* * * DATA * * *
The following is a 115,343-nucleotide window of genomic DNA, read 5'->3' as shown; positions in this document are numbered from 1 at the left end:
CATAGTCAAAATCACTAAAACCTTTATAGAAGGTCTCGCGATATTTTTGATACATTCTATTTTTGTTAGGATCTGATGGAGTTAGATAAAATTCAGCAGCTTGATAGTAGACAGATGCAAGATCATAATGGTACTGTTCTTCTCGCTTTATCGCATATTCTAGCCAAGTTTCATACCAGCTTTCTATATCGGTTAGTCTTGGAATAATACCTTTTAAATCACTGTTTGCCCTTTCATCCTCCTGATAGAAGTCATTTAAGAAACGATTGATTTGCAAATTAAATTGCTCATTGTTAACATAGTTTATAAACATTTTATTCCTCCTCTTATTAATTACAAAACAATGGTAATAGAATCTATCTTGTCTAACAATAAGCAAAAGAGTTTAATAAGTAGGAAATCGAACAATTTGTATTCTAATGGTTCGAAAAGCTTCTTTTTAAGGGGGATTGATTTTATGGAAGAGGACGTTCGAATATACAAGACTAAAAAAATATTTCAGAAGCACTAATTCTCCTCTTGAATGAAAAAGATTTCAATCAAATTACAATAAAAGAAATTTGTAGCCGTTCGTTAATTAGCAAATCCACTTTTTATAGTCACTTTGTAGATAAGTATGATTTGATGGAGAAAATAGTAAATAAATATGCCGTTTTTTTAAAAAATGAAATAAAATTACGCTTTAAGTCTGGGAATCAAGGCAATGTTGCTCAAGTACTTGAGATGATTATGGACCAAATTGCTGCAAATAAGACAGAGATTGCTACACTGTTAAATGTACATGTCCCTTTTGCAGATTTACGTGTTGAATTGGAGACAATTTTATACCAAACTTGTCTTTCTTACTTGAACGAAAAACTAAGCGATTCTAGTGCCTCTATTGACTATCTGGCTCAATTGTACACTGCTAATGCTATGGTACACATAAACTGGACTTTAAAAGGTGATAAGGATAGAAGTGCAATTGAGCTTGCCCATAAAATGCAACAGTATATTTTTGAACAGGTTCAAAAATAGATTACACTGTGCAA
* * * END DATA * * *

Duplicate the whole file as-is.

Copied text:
The following is a 115,343-nucleotide window of genomic DNA, read 5'->3' as shown; positions in this document are numbered from 1 at the left end:
CATAGTCAAAATCACTAAAACCTTTATAGAAGGTCTCGCGATATTTTTGATACATTCTATTTTTGTTAGGATCTGATGGAGTTAGATAAAATTCAGCAGCTTGATAGTAGACAGATGCAAGATCATAATGGTACTGTTCTTCTCGCTTTATCGCATATTCTAGCCAAGTTTCATACCAGCTTTCTATATCGGTTAGTCTTGGAATAATACCTTTTAAATCACTGTTTGCCCTTTCATCCTCCTGATAGAAGTCATTTAAGAAACGATTGATTTGCAAATTAAATTGCTCATTGTTAACATAGTTTATAAACATTTTATTCCTCCTCTTATTAATTACAAAACAATGGTAATAGAATCTATCTTGTCTAACAATAAGCAAAAGAGTTTAATAAGTAGGAAATCGAACAATTTGTATTCTAATGGTTCGAAAAGCTTCTTTTTAAGGGGGATTGATTTTATGGAAGAGGACGTTCGAATATACAAGACTAAAAAAATATTTCAGAAGCACTAATTCTCCTCTTGAATGAAAAAGATTTCAATCAAATTACAATAAAAGAAATTTGTAGCCGTTCGTTAATTAGCAAATCCACTTTTTATAGTCACTTTGTAGATAAGTATGATTTGATGGAGAAAATAGTAAATAAATATGCCGTTTTTTTAAAAAATGAAATAAAATTACGCTTTAAGTCTGGGAATCAAGGCAATGTTGCTCAAGTACTTGAGATGATTATGGACCAAATTGCTGCAAATAAGACAGAGATTGCTACACTGTTAAATGTACATGTCCCTTTTGCAGATTTACGTGTTGAATTGGAGACAATTTTATACCAAACTTGTCTTTCTTACTTGAACGAAAAACTAAGCGATTCTAGTGCCTCTATTGACTATCTGGCTCAATTGTACACTGCTAATGCTATGGTACACATAAACTGGACTTTAAAAGGTGATAAGGATAGAAGTGCAATTGAGCTTGCCCATAAAATGCAACAGTATATTTTTGAACAGGTTCAAAAATAGATTACACTGTGCAA